Written by Emma Tilley, (Brown University) Student Correspondent CET Beijing, Fall 2018
After having been jokingly called a fake American throughout my time in Beijing, I have a confession to make: I’m just not that into Thanksgiving… or Christmas. The New Year, on the other hand! A night of debauchery followed by the repeated promise of self-improvement? Poetic!
Jokes aside, I’m incredibly fortunate to be returning to CET next semester, this time in Harbin. As my last post was already fairly retrospective (and maybe I’m not ready to think about leaving my friends and this spectacular city in under a week), this time I’d like to look ahead and make a few resolutions for the spring semester based on what I’ve learned from my time in Beijing.
Watch more movies: I’ll be the first to argue that you can’t understand America from Hollywood alone, but hear me out. Every movie I’ve seen in theaters here has had English subtitles as well as Chinese. This makes even the most highbrow Chinese films accessible to beginners, so why not dive in? The documentary 生活万岁 (English title Hello Life, though I haven’t found any indication that it’s playing in the US) offers a look into the daily lives of ordinary Chinese people, from a married elderly couple of blind street performers to a soldier in a remote watchtower. 快把我哥带走 (literally “quick, take my brother away!”) may look like a cute high school movie but my roommate and I left the theater in tears; the same goes for 狗十三 but I should’ve known with that one since it’s about a dog.
One we watched in class, 中国合伙人 (English title American Dreams in China) is based on a true story, following three friends from their college days in the 80s through a tumultuous business partnership and the conflicts inherent in the extremely successful ESL/test prep industry. All these movies, particularly contextualized by discussion with Chinese friends, have increased my understanding of Chinese society as well as artistic/entertainment sensibilities.
Talk to strangers: One of the assignments I dreaded most every few weeks was 采访: interviews. This occasionally involved a round-table discussion with a few roommates, but more often required us to visit a specific location and approach passersby to get their opinion on a certain topic.
I have an incredibly hard time with the notion of bothering people going about their day but the assignment to interview retired people in a park gave me an appreciation for the rewards of doing so: older generations in China have seen sweeping, historical changes multiple times over.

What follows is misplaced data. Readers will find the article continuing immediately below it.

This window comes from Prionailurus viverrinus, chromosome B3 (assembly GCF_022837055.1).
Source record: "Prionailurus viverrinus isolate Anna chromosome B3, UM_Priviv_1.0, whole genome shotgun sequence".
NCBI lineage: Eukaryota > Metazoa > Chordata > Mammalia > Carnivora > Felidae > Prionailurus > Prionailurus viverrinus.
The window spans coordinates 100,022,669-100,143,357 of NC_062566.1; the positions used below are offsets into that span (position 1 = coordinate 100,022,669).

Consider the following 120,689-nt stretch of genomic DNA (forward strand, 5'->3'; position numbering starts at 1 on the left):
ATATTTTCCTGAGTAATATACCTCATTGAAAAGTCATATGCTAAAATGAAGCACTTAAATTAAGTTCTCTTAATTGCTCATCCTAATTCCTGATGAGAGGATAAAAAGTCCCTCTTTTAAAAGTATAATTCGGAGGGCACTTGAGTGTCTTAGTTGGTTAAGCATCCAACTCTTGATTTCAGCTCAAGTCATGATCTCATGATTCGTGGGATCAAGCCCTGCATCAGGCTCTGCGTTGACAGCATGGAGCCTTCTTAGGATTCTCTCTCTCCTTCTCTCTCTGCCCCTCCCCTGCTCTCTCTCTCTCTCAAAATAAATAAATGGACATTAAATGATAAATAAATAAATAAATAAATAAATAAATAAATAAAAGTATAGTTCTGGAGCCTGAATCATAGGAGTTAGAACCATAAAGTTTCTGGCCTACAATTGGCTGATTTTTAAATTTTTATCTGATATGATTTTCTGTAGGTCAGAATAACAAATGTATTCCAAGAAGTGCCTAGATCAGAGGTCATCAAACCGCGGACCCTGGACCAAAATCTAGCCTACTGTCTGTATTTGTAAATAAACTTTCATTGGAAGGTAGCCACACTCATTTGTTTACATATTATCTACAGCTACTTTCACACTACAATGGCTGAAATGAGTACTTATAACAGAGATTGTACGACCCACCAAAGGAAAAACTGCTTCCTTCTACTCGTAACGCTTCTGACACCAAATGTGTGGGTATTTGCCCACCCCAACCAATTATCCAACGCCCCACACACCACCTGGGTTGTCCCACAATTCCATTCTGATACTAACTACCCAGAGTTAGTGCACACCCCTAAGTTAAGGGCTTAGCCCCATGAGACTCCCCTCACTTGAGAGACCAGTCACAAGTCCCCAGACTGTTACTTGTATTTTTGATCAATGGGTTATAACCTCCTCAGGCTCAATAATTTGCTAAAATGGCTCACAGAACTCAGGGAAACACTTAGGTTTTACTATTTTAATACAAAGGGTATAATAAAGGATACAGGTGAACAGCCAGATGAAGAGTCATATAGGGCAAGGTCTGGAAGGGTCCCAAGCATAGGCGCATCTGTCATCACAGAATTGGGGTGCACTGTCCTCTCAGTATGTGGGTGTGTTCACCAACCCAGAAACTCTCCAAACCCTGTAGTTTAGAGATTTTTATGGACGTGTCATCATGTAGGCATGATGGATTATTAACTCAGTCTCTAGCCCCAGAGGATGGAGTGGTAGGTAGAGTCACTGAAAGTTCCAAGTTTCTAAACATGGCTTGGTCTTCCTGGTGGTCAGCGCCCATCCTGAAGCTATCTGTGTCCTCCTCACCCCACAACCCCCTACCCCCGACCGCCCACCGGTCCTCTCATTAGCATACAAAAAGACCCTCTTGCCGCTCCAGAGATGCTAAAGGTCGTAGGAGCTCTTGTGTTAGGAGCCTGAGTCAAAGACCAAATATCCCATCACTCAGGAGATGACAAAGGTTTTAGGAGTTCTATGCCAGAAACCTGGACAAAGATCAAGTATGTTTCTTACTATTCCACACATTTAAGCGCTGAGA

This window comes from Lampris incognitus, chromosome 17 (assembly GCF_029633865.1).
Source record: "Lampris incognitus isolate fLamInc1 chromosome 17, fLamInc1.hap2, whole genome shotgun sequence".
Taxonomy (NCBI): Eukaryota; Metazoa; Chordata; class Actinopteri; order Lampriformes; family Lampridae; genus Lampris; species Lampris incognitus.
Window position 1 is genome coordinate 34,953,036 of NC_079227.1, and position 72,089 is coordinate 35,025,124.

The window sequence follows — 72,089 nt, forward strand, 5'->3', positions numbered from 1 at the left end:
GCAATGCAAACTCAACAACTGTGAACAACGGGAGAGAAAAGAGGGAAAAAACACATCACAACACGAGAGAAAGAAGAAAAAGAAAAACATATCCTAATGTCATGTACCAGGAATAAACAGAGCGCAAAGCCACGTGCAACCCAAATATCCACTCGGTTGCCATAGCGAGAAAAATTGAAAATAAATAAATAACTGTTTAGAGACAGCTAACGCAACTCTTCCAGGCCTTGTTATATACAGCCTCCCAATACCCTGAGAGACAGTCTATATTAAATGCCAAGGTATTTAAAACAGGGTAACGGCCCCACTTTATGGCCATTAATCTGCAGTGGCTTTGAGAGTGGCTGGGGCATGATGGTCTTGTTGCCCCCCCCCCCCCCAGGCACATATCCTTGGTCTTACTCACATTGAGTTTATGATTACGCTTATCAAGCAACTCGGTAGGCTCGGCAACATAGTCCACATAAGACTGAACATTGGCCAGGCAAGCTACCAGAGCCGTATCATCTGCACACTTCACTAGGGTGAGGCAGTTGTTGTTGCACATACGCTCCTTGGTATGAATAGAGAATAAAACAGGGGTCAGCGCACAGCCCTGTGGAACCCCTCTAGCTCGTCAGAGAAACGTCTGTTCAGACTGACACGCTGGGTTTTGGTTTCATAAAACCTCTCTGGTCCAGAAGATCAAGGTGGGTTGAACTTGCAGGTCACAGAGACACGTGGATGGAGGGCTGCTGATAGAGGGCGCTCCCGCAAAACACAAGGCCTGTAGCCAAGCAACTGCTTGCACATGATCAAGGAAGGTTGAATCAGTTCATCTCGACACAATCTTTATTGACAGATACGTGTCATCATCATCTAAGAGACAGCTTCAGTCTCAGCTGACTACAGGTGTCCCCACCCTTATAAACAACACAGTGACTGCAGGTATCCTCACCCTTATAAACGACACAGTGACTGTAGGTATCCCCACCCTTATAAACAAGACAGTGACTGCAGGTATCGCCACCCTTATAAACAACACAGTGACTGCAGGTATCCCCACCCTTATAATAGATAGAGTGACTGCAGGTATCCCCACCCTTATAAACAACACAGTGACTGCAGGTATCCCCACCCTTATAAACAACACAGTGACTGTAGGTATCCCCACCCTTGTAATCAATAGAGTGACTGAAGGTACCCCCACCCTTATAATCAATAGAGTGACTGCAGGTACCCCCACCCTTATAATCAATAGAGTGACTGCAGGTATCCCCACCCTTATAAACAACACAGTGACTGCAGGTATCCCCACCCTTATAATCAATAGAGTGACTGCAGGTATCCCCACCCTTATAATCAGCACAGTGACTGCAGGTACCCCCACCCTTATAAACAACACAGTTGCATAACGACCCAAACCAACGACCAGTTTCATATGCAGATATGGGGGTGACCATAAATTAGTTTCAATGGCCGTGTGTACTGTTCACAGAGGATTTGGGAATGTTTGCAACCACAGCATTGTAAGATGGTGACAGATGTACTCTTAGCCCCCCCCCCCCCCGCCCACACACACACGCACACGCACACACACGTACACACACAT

The changes brought about by the reform and opening up in the past 40 years alone permeate every aspect of society. Anyone older than 70 was born before the People’s Republic of China even existed. A presentation by one of our professors on her childhood before the reforms first instilled me exactly how much context I was missing that is actually common knowledge to every ordinary Chinese person, but it was 采访 assignments that made me realize that in order to acquire this knowledge, I need to actually engage with people outside the small circle of students and professors.
Get off campus: And out of areas populated mainly/exclusively by foreign students from other campuses too. That bubble isn’t conducive to challenging oneself. And, if and when possible, get out of the city you’re based in. I don’t claim to completely understand Beijing, but it was fairly enlightening to take a bus just a few hours into neighboring Hebei province and see the contrast between first-tier city and village life. Organized and independent travel to smaller cities like Xi’an and Nanjing, though brief, has led me to consider what’s universal to China, what’s regional, what’s dependent on economic factors, and what’s purely location specific in a way I might not have had I never left Beijing. I’m hoping next semester to arrange some solo travel and, on the day to day scale, get out into the city more when looking for places to study or relax.
I hope these resolutions can give you a sense of my present and future studying in China, which is to say that it’s always a learning process. It’s been a great semester – thanks again to CET and everyone who’s been with me on the way! See you in 2019!